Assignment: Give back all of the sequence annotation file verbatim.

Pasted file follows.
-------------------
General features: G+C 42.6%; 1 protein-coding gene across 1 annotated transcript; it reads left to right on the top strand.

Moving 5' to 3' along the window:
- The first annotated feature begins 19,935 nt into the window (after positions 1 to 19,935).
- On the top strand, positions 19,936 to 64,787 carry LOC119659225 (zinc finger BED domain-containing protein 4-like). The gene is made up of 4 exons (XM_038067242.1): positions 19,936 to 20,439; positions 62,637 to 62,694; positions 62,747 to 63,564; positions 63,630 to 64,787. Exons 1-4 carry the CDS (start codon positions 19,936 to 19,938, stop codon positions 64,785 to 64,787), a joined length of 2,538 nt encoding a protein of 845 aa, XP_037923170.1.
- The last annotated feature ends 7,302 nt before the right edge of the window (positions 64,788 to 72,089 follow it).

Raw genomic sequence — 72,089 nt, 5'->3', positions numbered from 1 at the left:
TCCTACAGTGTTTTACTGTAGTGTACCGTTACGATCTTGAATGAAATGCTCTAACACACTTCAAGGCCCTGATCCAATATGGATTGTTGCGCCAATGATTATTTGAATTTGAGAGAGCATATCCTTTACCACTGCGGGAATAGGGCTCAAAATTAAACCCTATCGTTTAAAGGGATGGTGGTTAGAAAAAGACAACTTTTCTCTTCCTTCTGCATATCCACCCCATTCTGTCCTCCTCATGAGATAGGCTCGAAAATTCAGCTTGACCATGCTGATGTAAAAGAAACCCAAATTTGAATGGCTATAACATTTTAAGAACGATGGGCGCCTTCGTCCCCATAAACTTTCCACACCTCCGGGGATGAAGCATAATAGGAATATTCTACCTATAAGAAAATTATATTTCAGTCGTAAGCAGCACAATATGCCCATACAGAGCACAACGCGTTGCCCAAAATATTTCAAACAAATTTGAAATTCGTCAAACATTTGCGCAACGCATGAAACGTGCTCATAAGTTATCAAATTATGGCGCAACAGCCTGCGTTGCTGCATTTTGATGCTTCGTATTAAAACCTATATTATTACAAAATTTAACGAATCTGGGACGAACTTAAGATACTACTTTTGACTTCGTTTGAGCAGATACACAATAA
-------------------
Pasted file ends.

General features: G+C 42.6%; 1 protein-coding gene across 1 annotated transcript; it reads left to right on the top strand.

Moving 5' to 3' along the window:
- The first annotated feature begins 19,935 nt into the window (after positions 1 to 19,935).
- On the top strand, positions 19,936 to 64,787 carry LOC119659225 (zinc finger BED domain-containing protein 4-like). The gene is made up of 4 exons (XM_038067242.1): positions 19,936 to 20,439; positions 62,637 to 62,694; positions 62,747 to 63,564; positions 63,630 to 64,787. Exons 1-4 carry the CDS (start codon positions 19,936 to 19,938, stop codon positions 64,785 to 64,787), a joined length of 2,538 nt encoding a protein of 845 aa, XP_037923170.1.
- The last annotated feature ends 7,302 nt before the right edge of the window (positions 64,788 to 72,089 follow it).

Raw genomic sequence — 72,089 nt, 5'->3', positions numbered from 1 at the left:
TCCTACAGTGTTTTACTGTAGTGTACCGTTACGATCTTGAATGAAATGCTCTAACACACTTCAAGGCCCTGATCCAATATGGATTGTTGCGCCAATGATTATTTGAATTTGAGAGAGCATATCCTTTACCACTGCGGGAATAGGGCTCAAAATTAAACCCTATCGTTTAAAGGGATGGTGGTTAGAAAAAGACAACTTTTCTCTTCCTTCTGCATATCCACCCCATTCTGTCCTCCTCATGAGATAGGCTCGAAAATTCAGCTTGACCATGCTGATGTAAAAGAAACCCAAATTTGAATGGCTATAACATTTTAAGAACGATGGGCGCCTTCGTCCCCATAAACTTTCCACACCTCCGGGGATGAAGCATAATAGGAATATTCTACCTATAAGAAAATTATATTTCAGTCGTAAGCAGCACAATATGCCCATACAGAGCACAACGCGTTGCCCAAAATATTTCAAACAAATTTGAAATTCGTCAAACATTTGCGCAACGCATGAAACGTGCTCATAAGTTATCAAATTATGGCGCAACAGCCTGCGTTGCTGCATTTTGATGCTTCGTATTAAAACCTATATTATTACAAAATTTAACGAATCTGGGACGAACTTAAGATACTACTTTTGACTTCGTTTGAGCAGATACACAATAA